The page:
Judge orders ex-Olympic boxing champion Paul Gonzales to stand trial on molestation charges

Paul Gonzales, a 1984 Olympic boxing champion and county-employed boxing coach, appears in Los Angeles Superior Court for a preliminary hearing Friday. He faces eight felony counts, including lewd acts on a child.
Paul Gonzales, a 1984 Olympic boxing champion and county-employed boxing coach, appears in Los Angeles Superior Court for a preliminary hearing Friday. He faces eight felony counts, including lewd acts on a child.
(Al Seib / Los Angeles Times)

Paul Gonzales, a former Olympic boxing champion accused of molesting a 13-year-old he was coaching, was arrested on his way to what he believed would be a sexual encounter with the girl, an investigator testified in a downtown courtroom Friday.

Los Angeles County sheriff’s Det. Max Fernandez, posing as the girl, scheduled the meeting via text messages and waited outside Gonzales’ Montebello home in an unmarked vehicle, he said.

When Gonzales was stopped Dec. 29 near his home, authorities found in his pocket an unopened condom and herbal supplements that were intended to be substitutes for Viagra, Fernandez said in his testimony.


Gonzales, a youth boxing coach at Eddie Heredia Boxing Club in East Los Angeles, is accused of “grooming” the young aspiring boxer and engaging in multiple sexual acts after she joined an afterschool program at the county-run gym.

After prosecutor Jennifer Cops and Gonzales’ attorney, Joseph Gutierrez, questioned the now 14-year-old girl Thursday and Fernandez on Friday, Judge Ronald Coen ordered that Gonzales, 54, be held over for trial on eight felony counts charges, including four counts of committing lewd acts upon a minor and possession of child pornography. He has pleaded not guilty.

During the hearing, Cops delved into text messages that Gonzales and the girl exchanged between August and December 2017, which included sexually explicit photographs and texts. Fernandez said the girl sent a total of 19 photographs, four of them in which she appeared fully nude.

Cops prompted Fernandez to read aloud text messages in which Gonzales told the girl her body belonged to him, called her his “little wife” and warned her not to talk to others about their exchanges.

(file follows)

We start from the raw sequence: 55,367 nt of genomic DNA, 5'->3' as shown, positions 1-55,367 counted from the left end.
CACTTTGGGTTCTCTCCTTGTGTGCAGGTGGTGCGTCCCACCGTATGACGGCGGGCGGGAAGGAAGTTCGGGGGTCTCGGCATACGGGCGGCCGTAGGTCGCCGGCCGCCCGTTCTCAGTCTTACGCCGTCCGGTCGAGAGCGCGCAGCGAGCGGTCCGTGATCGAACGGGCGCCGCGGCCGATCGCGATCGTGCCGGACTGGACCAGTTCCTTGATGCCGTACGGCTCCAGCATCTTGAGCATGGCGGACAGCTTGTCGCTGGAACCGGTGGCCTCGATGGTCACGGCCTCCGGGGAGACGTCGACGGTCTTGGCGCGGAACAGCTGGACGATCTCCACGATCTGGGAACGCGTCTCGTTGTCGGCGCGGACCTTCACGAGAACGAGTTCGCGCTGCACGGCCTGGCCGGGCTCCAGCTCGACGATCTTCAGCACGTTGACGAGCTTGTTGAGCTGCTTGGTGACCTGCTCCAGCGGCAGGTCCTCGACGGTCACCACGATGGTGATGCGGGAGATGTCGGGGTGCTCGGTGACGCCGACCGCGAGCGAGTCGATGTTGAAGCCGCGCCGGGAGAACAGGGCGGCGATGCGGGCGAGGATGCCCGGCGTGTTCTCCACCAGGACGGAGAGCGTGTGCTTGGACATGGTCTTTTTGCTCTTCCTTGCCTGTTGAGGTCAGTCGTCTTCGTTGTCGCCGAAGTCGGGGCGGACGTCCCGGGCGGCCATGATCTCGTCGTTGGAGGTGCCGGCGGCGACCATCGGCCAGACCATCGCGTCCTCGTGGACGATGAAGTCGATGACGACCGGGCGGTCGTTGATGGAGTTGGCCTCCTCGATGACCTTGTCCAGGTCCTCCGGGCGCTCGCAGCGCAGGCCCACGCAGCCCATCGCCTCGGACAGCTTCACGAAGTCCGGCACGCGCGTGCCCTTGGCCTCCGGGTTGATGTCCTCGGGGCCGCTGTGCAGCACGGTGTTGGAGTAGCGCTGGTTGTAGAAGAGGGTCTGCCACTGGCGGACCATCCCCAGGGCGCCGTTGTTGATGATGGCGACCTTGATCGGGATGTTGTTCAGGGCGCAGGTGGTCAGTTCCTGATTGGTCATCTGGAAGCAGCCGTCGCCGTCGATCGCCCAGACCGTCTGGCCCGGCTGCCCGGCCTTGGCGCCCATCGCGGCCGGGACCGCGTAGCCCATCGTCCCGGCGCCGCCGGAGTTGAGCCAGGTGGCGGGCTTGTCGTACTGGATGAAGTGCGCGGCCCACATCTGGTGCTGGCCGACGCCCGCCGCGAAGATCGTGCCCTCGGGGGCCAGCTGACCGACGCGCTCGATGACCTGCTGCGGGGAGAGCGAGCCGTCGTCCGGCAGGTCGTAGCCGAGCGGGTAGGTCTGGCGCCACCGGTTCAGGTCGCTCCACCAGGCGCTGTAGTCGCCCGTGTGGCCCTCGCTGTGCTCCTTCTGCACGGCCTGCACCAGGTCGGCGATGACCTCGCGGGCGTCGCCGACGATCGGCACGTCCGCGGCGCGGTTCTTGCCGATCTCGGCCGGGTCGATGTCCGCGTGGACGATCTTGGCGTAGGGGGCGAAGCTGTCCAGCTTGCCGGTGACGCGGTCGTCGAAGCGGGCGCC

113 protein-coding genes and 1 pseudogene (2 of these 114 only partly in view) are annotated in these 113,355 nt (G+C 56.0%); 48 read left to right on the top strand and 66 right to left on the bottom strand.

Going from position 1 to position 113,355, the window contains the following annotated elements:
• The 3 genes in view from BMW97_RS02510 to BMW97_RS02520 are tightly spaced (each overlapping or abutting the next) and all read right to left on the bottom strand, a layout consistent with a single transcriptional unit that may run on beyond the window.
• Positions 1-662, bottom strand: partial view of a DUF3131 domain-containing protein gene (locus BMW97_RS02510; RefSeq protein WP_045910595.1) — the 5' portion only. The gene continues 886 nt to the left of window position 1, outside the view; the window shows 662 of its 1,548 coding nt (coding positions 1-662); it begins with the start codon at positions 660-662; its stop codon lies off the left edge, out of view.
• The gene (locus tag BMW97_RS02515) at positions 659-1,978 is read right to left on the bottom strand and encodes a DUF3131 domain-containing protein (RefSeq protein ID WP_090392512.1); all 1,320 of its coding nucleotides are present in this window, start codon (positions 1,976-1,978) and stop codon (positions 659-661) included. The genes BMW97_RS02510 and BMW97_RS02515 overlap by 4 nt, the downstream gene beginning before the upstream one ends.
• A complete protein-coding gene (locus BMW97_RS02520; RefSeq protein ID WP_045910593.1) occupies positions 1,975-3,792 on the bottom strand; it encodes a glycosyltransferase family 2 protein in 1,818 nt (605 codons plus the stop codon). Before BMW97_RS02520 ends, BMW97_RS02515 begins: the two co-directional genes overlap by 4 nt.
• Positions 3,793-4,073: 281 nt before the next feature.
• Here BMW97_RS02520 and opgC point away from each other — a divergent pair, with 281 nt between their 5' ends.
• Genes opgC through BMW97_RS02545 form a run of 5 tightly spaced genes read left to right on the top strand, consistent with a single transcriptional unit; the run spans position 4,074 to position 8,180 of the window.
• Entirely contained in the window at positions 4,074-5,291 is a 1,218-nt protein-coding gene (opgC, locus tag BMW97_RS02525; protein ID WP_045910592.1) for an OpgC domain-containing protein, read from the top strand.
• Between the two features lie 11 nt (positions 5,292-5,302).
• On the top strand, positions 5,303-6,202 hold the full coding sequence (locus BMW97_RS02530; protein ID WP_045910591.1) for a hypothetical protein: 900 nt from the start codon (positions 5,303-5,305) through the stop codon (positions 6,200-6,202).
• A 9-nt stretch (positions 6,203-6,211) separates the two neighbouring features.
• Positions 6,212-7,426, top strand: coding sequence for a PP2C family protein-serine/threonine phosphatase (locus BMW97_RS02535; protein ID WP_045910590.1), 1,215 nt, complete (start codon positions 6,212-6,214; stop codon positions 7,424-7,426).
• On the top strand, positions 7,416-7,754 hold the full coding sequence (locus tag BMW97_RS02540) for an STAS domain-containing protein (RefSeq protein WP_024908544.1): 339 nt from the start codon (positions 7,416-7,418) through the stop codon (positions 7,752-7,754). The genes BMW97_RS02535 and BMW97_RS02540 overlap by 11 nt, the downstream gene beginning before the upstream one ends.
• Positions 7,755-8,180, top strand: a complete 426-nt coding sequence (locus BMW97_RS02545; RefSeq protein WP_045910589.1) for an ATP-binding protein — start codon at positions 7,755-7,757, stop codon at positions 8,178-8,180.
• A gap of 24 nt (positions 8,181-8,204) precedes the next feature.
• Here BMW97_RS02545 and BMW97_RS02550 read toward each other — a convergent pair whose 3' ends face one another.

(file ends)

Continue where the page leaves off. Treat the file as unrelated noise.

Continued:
“I don’t share you with anyone,” one text message read. “I will not do anything to jeopardize my career and life.”

“I have a lot more to lose than some punk kid you want to send those pictures to. Think about it baby,” read another message.

Fernandez also testified that Gonzales attempted to comfort the girl when she expressed fear of becoming pregnant.

“I’m scared, what if it doesn’t work?” the girl said in a text conversation about meeting in a hotel room. “I’m scared, I’m scared, I’m scared. I don’t want to have a baby, I’m really scared.”

In his questioning, Gutierrez highlighted inconsistencies in the investigation, pointing out that the girl did not report several alleged encounters between her and Gonzales in the first three interviews with investigators.

He asked Fernandez to confirm that the girl initially reported only that Gonzales kissed her, lightly patted her buttocks and pulled on her shoulder. He read aloud suggestive and sexually explicit messages sent by the girl, asking Fernandez to confirm that the girl had sent them.

Gutierrez also showed Fernandez photographs of the boxing club, which has wide doors, open spaces, mirrors and frequent in-and-out traffic of students, coaches and family members.

The defense attorney asked Fernandez whether he questioned the girl about why she hadn’t disclosed the incidents in the first three interviews. The detective replied that he had.

Cops asked what the girl’s response had been when Fernandez asked why she hadn’t been fully honest in those interviews.

Fernandez said the girl felt uncomfortable. The interviewers were male, and it had not occurred to investigators that she would feel more comfortable with a woman, so it wasn’t until the girl met with a female prosecutor that she opened up, Fernandez testified.

In his closing statements, Gutierrez emphasized the inconsistencies in her statements and the maturity of the messages the girl sent.

“Consistency may not be the hallmark of truth, but it is an indication,” he said. “Now what’s incredibly telling is there’s no other witnesses at the’s a public gym...with large open areas.”

The defense attorney acknowledged the girl’s young age and vulnerability but argued that she was “sophisticated beyond her years.”

“Between the thought and the act, there’s a world of a difference,” he added.

Gonzales won a gold medal — the first Mexican American to do so — at the 1984 Summer Olympics in Los Angeles. He became an inspiring figure in the Eastside, and the “prince of the barrio” regularly gave motivational speeches in schools.

The former Olympian was hired at the boxing club in 2007 and coached many students ages 8 to 19 daily, said Lt. Todd Deeds, with the sheriff’s special victims bureau.

Gonzales’ next arraignment is scheduled for Aug. 3.